In lieu of an abstract, here is a brief excerpt of the content:

The Contemporary Pacific 15.1 (2003) ix

[Access article in PDF]

About the Artist

John Pule was born in 1962 in Liku, Niue. In 1964 he went to live in Auckland, where he still resides. Pule is a novelist, poet, painter, and multimedia performance artist. This issue features Pule's painting. Internationally recognized, Pule's art has appeared in the Museum of Australia in Sydney (1998); the Australia National Gallery in Canberra (2000); the Wellington Art Museum, New Zealand (2000); and the Auckland Toi Tamaki Art Museum (solo exhibition 2000); as well as in galleries in Korea, South Africa, and Hawai'i.

Like many Pacific artists, Pule draws from the art traditions of his ancestors, particularly Niuean barkcloth (hiapo), as well as his family and personal histories and experiences. Images and designs on traditional Niuean barkcloth were drawn freehand, giving them an open and experimental look. Pule is inspired by this ancient tradition but is not bound by it as he creates paintings that display a much richer and freer artistic vision, one both personal and universal. Each painting tells a story or comments on some aspect of life or the artist's experiences. Familiar images (such as birds, plants, human beings, tattoo patterns, fishes, or lizards) gleaned from the earth, sea, sky, dreams, human action, fantasy, memory—indeed, from anywhere and everywhere—dazzle the eye. We have never seen them rendered or juxtaposed with such passion and originality in any other artist's work. Pule's paintings are inspired by the Gods of Polynesia, old and new. The end result is akin to experiences to be had at a Pacific feast or gathering.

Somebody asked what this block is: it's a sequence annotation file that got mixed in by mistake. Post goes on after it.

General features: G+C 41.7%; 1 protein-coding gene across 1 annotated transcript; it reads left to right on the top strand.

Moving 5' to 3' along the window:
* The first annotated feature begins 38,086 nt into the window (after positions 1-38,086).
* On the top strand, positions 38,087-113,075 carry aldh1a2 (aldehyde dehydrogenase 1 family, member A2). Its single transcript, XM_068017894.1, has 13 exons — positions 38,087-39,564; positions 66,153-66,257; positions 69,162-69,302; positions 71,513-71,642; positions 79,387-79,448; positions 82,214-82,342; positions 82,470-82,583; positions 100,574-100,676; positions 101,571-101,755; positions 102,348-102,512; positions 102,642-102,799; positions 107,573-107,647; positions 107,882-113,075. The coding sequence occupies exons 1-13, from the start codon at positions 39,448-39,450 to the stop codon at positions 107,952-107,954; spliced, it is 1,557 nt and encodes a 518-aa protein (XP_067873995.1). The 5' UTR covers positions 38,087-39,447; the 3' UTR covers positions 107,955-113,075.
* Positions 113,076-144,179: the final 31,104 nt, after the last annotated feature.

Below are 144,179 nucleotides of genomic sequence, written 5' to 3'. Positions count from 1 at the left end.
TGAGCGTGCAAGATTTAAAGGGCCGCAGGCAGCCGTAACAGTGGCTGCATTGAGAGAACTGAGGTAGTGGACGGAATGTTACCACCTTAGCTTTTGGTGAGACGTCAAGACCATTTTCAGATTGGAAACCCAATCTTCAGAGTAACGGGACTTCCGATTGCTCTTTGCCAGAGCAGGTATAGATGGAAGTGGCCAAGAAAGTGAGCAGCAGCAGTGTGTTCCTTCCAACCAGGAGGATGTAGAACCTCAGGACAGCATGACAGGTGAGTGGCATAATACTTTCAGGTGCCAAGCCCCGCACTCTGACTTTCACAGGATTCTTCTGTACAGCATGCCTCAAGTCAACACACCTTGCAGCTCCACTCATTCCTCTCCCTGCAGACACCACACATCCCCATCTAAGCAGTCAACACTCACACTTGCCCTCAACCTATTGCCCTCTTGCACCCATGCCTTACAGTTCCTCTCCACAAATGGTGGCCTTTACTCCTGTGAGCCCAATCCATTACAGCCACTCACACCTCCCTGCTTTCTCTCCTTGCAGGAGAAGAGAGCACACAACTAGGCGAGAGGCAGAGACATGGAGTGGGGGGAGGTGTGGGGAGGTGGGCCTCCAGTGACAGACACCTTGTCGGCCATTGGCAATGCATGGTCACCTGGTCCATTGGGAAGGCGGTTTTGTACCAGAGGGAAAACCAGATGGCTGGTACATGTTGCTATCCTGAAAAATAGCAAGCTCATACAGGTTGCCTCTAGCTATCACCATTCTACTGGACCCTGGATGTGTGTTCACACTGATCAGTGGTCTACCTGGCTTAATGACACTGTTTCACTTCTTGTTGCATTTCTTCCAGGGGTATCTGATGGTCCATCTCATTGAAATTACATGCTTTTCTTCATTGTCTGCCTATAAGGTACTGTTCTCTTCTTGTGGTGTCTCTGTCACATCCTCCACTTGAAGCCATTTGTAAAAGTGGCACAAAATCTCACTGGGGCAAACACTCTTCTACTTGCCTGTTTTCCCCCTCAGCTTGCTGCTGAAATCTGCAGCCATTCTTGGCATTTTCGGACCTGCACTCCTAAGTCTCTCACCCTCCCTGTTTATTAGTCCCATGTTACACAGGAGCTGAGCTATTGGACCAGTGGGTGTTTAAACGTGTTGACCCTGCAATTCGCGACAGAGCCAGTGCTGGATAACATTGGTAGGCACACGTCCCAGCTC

The artist invites us to feast the eye, to see the contemporary Pacific with new eyes. Pule wants us to experience the Pacific's passion, loss, recovery, and creative dynamism.